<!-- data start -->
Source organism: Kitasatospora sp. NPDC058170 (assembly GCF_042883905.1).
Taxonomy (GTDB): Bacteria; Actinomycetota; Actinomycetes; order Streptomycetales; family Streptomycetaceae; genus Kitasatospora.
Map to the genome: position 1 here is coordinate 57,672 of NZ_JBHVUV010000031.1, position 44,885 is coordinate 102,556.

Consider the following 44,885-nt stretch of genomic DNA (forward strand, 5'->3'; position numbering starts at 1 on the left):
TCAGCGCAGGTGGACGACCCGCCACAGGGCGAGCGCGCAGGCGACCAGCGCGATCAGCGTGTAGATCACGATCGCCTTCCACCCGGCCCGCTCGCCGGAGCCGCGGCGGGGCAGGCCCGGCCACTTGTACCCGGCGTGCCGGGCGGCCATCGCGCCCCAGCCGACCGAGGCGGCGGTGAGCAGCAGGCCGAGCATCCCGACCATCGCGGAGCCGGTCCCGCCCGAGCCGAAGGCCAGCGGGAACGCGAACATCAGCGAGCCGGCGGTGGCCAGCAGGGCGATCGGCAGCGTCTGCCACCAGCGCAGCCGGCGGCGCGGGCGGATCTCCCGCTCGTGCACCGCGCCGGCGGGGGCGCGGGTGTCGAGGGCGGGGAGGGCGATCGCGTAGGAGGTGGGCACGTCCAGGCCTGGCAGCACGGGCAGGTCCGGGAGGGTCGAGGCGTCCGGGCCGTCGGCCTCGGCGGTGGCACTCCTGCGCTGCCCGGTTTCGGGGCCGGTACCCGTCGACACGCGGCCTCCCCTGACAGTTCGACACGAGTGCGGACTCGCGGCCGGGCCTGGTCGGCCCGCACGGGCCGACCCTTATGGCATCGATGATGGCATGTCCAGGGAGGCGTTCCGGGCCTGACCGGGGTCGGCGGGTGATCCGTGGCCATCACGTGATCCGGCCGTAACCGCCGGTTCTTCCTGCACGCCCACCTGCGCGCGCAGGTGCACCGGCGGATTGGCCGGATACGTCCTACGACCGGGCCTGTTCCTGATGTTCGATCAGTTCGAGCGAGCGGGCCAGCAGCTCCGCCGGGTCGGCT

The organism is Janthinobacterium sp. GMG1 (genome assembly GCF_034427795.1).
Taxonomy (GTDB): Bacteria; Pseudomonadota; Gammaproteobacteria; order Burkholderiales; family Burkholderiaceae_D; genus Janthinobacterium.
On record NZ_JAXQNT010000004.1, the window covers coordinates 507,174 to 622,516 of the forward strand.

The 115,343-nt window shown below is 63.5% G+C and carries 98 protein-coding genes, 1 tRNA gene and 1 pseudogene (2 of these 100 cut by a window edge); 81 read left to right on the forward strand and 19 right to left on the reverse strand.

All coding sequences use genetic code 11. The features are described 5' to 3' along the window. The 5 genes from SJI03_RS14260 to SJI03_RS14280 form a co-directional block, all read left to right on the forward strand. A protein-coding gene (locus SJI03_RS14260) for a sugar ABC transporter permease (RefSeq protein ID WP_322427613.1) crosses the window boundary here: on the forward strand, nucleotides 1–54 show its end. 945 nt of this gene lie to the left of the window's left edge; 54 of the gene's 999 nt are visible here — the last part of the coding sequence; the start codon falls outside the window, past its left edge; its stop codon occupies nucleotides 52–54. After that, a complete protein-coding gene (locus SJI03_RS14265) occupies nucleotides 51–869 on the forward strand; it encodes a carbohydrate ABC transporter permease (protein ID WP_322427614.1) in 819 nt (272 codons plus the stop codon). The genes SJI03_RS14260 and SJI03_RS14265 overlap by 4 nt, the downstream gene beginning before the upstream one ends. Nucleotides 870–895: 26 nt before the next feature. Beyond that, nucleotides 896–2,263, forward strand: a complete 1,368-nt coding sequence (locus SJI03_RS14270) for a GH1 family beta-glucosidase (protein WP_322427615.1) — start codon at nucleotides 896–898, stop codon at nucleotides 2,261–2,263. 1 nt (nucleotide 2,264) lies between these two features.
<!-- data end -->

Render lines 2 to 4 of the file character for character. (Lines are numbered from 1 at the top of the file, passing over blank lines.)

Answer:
Taxonomy (GTDB): Bacteria; Actinomycetota; Actinomycetes; order Streptomycetales; family Streptomycetaceae; genus Kitasatospora.
Map to the genome: position 1 here is coordinate 57,672 of NZ_JBHVUV010000031.1, position 44,885 is coordinate 102,556.

Consider the following 44,885-nt stretch of genomic DNA (forward strand, 5'->3'; position numbering starts at 1 on the left):